You’re put into a clean diaper for the night. Maybe you were dressed in a sleeper or your Spongebob PJs. You have your paci in your mouth and your teddy bear in your arms.
Daddy tucks you into your crib or racing car bed and gives you a kiss on the cheek.
The night light is on, and daddy quietly leaves the room as your eyes flutter shut and you drift into a warm, gentle sleep.
But as daddy leaves your room, you haven’t left his thoughts.
The Quiet Moment
There’s a moment at the end of a day taking care of an adult baby when a dad finds a quiet space. Leaving a boy’s room, the peaceful look on his face, the way he sucks on his paci, or the crinkle of his diapers as he turns to cuddle his teddy more closely are like echoes that I carry with me in the hours that follow.
But more than the images of someone who is the perfect picture of an adult baby – more than the sleeper or the bottle feeding or the time spent playing with Lego’s or watching cartoons is the feeling of a gift, a bond, and a perfect circle of caring and being cared for.
When I started this blog, I did so because I didn’t find much online which referenced the dad’s perspective of caring for an adult baby or toddler. But I can’t be alone in knowing the joy of being given the incredible gift of being able to care for someone.
Those are the feelings at the end of a day – a sense of peace and wonder; amazement that through the simple gestures of changing someone’s diapers, playing, listening, and simply caring for someone that they would give so much back.
When the day ends, I find myself very quietly appreciating how much MORE there is in being a daddy than the simple actions which help someone find their little voice inside, because the communication is two-ways.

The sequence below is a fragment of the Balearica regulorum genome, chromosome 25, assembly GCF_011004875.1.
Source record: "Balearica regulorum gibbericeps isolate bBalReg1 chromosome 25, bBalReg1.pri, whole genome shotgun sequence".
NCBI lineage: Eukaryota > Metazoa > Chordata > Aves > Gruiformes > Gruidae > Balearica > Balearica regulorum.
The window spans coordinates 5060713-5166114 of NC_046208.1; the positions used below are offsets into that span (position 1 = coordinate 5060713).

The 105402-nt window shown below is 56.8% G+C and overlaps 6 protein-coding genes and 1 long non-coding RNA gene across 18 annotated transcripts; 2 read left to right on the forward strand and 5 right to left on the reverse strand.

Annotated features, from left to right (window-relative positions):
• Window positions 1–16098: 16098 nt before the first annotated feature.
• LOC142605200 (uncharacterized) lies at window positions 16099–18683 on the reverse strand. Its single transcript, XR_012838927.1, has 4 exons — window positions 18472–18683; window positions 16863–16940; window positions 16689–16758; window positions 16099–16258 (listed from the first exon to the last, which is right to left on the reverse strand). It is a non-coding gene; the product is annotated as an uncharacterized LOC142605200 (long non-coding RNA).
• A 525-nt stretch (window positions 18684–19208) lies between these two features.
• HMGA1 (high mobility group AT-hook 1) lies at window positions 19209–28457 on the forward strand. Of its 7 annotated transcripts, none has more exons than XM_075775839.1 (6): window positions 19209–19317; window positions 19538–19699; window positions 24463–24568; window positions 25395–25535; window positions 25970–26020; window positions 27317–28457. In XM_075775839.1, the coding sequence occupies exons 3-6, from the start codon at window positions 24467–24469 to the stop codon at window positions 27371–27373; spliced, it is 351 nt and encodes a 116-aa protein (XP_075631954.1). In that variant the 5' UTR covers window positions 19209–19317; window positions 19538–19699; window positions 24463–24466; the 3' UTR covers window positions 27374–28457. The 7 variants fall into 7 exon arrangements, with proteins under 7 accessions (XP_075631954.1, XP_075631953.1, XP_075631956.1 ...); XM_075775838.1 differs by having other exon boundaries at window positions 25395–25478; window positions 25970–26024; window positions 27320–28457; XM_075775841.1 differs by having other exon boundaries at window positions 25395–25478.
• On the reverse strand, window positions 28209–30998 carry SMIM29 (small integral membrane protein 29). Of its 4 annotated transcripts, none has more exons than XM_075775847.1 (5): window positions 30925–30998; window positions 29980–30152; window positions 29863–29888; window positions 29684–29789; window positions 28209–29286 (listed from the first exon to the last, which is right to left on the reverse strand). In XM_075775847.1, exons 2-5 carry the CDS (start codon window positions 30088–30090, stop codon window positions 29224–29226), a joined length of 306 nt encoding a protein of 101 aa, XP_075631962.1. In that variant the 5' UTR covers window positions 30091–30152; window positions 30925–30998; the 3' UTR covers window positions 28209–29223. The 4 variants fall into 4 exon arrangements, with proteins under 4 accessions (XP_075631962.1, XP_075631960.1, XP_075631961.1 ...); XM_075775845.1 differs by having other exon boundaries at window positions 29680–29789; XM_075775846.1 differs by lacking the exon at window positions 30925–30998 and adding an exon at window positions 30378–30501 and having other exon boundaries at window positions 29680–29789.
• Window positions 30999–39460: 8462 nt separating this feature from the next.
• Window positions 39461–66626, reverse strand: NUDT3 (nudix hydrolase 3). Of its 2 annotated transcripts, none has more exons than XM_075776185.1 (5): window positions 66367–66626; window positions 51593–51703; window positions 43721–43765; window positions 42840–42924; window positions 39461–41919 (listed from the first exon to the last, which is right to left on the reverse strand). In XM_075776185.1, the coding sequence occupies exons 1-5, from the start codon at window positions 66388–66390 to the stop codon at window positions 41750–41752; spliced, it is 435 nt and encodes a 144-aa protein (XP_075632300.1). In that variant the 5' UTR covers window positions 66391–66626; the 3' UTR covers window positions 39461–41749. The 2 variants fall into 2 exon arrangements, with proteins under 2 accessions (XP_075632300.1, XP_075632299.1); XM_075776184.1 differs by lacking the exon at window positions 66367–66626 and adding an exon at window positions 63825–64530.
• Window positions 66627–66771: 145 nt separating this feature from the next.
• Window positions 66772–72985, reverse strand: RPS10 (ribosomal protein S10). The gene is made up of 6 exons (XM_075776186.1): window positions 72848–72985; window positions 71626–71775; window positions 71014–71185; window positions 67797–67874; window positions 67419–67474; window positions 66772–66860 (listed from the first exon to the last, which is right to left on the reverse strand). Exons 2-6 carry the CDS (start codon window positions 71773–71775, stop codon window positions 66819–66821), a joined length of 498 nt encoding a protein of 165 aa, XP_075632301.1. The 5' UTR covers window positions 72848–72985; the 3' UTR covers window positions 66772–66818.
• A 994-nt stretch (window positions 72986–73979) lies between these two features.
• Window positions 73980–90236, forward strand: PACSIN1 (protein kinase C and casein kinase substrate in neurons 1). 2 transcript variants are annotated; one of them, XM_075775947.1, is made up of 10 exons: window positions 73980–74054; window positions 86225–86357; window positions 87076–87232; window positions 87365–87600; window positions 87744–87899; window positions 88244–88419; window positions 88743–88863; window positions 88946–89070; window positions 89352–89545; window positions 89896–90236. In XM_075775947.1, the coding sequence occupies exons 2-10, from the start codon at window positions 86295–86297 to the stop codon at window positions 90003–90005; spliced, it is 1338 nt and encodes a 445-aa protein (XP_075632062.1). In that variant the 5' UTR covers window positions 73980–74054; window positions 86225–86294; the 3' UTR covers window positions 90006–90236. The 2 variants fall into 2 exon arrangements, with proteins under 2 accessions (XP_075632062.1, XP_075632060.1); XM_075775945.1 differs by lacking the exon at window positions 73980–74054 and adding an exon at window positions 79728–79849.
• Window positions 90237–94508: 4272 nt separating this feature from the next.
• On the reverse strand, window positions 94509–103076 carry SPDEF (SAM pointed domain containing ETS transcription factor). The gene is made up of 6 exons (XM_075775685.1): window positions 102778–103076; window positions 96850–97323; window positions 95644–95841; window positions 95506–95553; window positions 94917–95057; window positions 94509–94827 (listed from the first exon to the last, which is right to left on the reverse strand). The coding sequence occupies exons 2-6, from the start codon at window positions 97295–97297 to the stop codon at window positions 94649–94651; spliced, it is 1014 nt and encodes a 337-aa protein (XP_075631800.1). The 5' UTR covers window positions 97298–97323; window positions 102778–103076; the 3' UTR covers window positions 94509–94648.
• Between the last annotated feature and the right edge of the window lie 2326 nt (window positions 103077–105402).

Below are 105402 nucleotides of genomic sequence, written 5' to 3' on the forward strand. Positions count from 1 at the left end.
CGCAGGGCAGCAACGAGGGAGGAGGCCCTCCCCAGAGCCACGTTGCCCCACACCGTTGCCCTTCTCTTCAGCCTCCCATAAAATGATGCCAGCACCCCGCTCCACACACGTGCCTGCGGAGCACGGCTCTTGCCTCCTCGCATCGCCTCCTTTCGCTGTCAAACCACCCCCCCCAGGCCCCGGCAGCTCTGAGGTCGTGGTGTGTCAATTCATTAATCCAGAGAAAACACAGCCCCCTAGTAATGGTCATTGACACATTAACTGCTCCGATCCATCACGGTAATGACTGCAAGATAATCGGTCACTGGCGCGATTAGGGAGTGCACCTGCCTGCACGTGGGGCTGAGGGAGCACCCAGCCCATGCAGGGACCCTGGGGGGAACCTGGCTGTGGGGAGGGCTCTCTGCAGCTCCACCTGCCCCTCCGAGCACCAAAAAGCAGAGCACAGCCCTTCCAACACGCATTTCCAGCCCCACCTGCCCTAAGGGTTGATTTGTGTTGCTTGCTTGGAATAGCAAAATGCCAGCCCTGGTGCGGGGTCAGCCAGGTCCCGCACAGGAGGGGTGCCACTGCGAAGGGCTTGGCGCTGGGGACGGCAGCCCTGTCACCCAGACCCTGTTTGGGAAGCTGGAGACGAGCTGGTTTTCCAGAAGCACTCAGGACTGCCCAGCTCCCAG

There’s the way a boy blushes, maybe, when you check his diaper; the way he cuddles next to you after being changed as if wanting the warm feelings of being diapered to extend and be held and be protected; or the way he gets excited talking and how it means so much to be able to listen.
But daddy is also thinking something else. Because after that quiet moment there’s also the realization that the bond between a ‘dad’ and a ‘son’ grows, evolves, and deepens over time.
From one day to the next there can be growing comfort and trust. There can be a deepening sense of care. And there can be emotions and feelings that are hard to put into words but that spread and grow and become richer.
I might remember how he lifted his arms so that I could slip his shirt on, and how for the first time there was something in his body language which started to feel like this was the natural way – a dad dressing his son, as if the idea that he’d dress himself was making less and less sense.
I might remember the times when he was quiet, and there was something in his eyes which spoke of feelings alone, there wasn’t language for it, and when I was changing him he slipped his thumb in his mouth which spoke more words than he’d be able to find.
And all of those little moments would be like beautiful snapshots, but they’d also leave me thinking of how I could help him be himself and in so doing how I might be a better dad to a little guy.
The acts of caring for a boy and him letting his daddy give that care are brought full circle at the end of a day.
Because a boy, asleep, speaks to the powerful union of love and dreams.